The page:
"A problem is a chance for you to do your best."|
-Duke Ellington, Composer and Pianist
We all solve problems every day, even when we don’t realize that’s what we’re doing. How can I avoid traffic? What should I have for lunch that isn’t too expensive? How can I work well with a difficult coworker? The problems in our personal and professional lives come in all shapes and sizes. But learning to understand and solve the big and small problems we encounter can help us succeed at home, work, and school.
Imagine you’re at a job interview. Your potential employer asks you to solve a puzzle. Why? How does this question help them assess a candidate’s strengths?
Asking job candidates to explain how they would solve a puzzle, or a logic problem is a frequent interview topic, especially in the IT industry, because it helps hiring managers to understand how their future employees would be problem-solving in the workplace.
Problem-solving is an essential skill for any career because no matter what type of job you do, you’re sure to encounter obstacles every day—whether that’s negotiating contracts, dealing with demanding customers, or meeting tight deadlines.
When you have a well-developed problem-solving skill, it shows that you’re logical, creative, resilient, imaginative, determined, and that you work hard to get the job done. Understanding how to practice (and talk about) your problem-solving skill will set you up to meet everyday challenges in the workforce and beyond.
Not surprisingly, being an effective problem solver will help you grow your career, as most modern jobs require you to find solutions to a never-ending series of complications. In one study, over 96% of employers identified critical thinking/problem-solving as an essential competency for new hires. People who get easily flustered or repeatedly try the same tired techniques to solve new problems will have a tougher time advancing, as they won’t be seen as creative thinkers. On the other hand, employees with a well-developed problem-solving skill will simplify complex issues, find ways to be more efficient, and help save their company money. It’s much more likely that those people will be hired and promoted (National Association of Colleges and Employers, 1).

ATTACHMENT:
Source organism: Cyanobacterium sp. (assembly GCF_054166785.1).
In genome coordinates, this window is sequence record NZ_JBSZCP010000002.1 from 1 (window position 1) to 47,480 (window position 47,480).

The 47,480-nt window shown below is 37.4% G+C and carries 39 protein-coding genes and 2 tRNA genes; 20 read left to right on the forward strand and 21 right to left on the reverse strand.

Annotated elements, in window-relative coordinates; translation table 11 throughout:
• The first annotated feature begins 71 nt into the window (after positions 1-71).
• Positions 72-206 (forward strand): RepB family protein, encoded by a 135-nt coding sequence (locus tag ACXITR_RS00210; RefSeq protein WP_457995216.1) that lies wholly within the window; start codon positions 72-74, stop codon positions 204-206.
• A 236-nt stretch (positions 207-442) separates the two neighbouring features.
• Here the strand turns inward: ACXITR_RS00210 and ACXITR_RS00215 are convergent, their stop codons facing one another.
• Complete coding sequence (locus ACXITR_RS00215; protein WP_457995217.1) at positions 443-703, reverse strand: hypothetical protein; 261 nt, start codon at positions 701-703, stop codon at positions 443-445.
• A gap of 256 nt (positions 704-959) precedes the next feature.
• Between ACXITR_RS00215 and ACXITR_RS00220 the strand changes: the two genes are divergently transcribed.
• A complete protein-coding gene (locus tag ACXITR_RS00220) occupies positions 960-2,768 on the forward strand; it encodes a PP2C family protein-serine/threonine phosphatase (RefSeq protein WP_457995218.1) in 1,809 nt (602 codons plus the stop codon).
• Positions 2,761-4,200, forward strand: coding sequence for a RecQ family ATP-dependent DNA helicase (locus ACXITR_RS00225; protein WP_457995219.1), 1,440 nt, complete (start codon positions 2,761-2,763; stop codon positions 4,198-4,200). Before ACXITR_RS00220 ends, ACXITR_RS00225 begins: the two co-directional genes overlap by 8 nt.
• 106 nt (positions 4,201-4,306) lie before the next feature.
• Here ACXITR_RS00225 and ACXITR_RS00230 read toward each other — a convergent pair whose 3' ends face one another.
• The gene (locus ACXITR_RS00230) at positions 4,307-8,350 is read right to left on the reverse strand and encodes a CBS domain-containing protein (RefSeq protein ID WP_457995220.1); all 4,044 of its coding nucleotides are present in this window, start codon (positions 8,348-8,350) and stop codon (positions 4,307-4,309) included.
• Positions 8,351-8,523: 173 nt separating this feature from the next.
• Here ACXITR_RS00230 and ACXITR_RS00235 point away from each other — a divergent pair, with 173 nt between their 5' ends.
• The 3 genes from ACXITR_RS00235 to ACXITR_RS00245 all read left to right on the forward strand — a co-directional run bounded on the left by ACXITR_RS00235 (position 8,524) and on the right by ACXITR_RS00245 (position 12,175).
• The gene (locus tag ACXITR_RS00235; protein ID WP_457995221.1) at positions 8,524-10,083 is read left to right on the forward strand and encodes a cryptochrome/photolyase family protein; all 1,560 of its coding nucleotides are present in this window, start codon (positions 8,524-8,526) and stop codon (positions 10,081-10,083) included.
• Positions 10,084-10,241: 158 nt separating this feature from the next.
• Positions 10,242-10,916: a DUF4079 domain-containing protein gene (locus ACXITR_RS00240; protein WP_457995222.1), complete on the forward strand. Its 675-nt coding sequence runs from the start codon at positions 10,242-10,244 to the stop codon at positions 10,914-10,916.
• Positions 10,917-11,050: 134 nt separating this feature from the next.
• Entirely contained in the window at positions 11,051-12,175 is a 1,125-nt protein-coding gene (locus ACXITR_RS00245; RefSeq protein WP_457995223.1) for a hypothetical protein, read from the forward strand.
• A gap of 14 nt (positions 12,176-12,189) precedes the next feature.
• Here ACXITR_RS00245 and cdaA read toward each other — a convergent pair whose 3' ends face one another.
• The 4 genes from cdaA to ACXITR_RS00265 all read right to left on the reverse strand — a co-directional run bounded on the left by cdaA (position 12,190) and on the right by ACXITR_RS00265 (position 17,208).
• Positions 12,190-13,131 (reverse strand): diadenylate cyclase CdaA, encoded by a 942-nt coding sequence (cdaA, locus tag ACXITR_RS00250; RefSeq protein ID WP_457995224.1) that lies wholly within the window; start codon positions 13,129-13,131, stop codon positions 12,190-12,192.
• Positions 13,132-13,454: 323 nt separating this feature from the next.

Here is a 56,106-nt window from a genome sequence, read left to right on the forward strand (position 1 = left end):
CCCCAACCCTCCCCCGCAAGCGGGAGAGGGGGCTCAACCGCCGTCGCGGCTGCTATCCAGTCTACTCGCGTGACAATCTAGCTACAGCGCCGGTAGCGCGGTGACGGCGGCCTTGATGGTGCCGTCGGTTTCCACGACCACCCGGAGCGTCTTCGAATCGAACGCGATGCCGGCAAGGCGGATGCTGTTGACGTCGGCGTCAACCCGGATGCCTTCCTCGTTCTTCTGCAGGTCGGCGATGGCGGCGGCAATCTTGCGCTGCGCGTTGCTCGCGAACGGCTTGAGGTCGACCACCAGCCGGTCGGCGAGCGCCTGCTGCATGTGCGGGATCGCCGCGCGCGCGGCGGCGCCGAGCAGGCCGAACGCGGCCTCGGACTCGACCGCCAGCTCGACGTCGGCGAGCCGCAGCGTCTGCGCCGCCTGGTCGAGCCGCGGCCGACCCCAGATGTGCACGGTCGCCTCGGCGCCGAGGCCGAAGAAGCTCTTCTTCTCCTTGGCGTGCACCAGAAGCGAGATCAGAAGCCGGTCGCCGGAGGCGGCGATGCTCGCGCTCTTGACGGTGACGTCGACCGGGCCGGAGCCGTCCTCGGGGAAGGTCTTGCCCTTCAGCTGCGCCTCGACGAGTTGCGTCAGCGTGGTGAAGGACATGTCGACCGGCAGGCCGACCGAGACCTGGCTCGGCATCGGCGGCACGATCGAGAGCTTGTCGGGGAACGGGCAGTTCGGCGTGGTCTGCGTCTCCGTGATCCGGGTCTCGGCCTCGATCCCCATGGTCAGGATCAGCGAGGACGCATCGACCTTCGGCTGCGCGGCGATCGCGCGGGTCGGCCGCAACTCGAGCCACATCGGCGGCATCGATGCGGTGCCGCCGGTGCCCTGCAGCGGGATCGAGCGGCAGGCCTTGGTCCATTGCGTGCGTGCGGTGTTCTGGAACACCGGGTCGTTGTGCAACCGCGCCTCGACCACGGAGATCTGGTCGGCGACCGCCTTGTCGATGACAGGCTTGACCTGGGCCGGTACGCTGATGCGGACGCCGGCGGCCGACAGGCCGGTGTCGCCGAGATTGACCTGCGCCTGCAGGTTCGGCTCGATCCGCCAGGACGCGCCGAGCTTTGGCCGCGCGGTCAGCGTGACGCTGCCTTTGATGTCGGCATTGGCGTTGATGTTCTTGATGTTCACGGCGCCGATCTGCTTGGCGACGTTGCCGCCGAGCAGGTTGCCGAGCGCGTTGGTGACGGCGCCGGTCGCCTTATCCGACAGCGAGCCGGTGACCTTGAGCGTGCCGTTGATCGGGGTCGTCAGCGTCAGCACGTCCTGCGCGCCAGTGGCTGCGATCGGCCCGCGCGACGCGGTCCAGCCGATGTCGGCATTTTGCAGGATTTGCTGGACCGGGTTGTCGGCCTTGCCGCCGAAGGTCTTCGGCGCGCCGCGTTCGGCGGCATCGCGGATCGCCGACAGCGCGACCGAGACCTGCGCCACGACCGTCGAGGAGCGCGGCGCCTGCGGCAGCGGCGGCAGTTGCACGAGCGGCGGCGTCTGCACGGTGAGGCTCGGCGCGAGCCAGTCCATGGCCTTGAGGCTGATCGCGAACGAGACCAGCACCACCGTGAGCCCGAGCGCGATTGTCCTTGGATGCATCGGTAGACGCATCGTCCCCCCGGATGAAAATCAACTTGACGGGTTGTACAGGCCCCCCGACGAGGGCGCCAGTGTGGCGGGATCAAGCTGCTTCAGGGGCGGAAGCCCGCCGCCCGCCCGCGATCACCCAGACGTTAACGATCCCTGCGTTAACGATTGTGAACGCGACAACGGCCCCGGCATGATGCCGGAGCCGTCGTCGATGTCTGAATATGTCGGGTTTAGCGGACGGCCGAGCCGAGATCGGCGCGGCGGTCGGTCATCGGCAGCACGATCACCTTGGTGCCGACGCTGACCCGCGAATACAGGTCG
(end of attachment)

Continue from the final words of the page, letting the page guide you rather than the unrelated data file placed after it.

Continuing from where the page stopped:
No matter what career you pursue in your future of work, practicing problem-solving will help you make the impossible, possible. To develop your problem-solving skill, observe how others (such as your friends, family, or coworkers) tackle issues. Pay attention to their strategies and see what you can learn from them. You may have to try several techniques before finding a method that works best for you.
Outside of work, try your hand at other activities that involve problem-solving, such as playing chess, solving puzzles, or tackling brain teasers. These games will help you exercise your mind and discover new tactics for solving all kinds of problems.
The IT industry is notorious for our love of puzzles. Thinking like a software engineer is essentially a framework for problem-solving. This is a big part of what you will do working in IT. Part of what makes problem-solving so valuable is that practicing this skill lets you find the root cause of an issue so you can approach it effectively.
EXAMPLEAt Poodle Jumper, the problem-solving process starts by making sure we understand the problem. How do we know it's a problem? Is there one problem, or five? Can it be solved? Why is it a problem? We ask “why” a lot to get to the root cause. When the problem identification is complete, that is when you can start thinking about solutions and how to take those big ideas and break them into testable steps–this is where your next skill, innovation, will come in handy.
"One thing is sure. We have to do something. We have to do the best we know how at the moment.…If it doesn't turn out right, we can modify it as we go along."|
-Franklin D. Roosevelt, 32nd President of the United States
Source: National Association of Colleges and Employers. (2014). Career Readiness Competencies: Employer Survey Results. Retrieved from https://www.naceweb.org/career-readiness/competencies/career-readiness-competencies-employer-survey-results/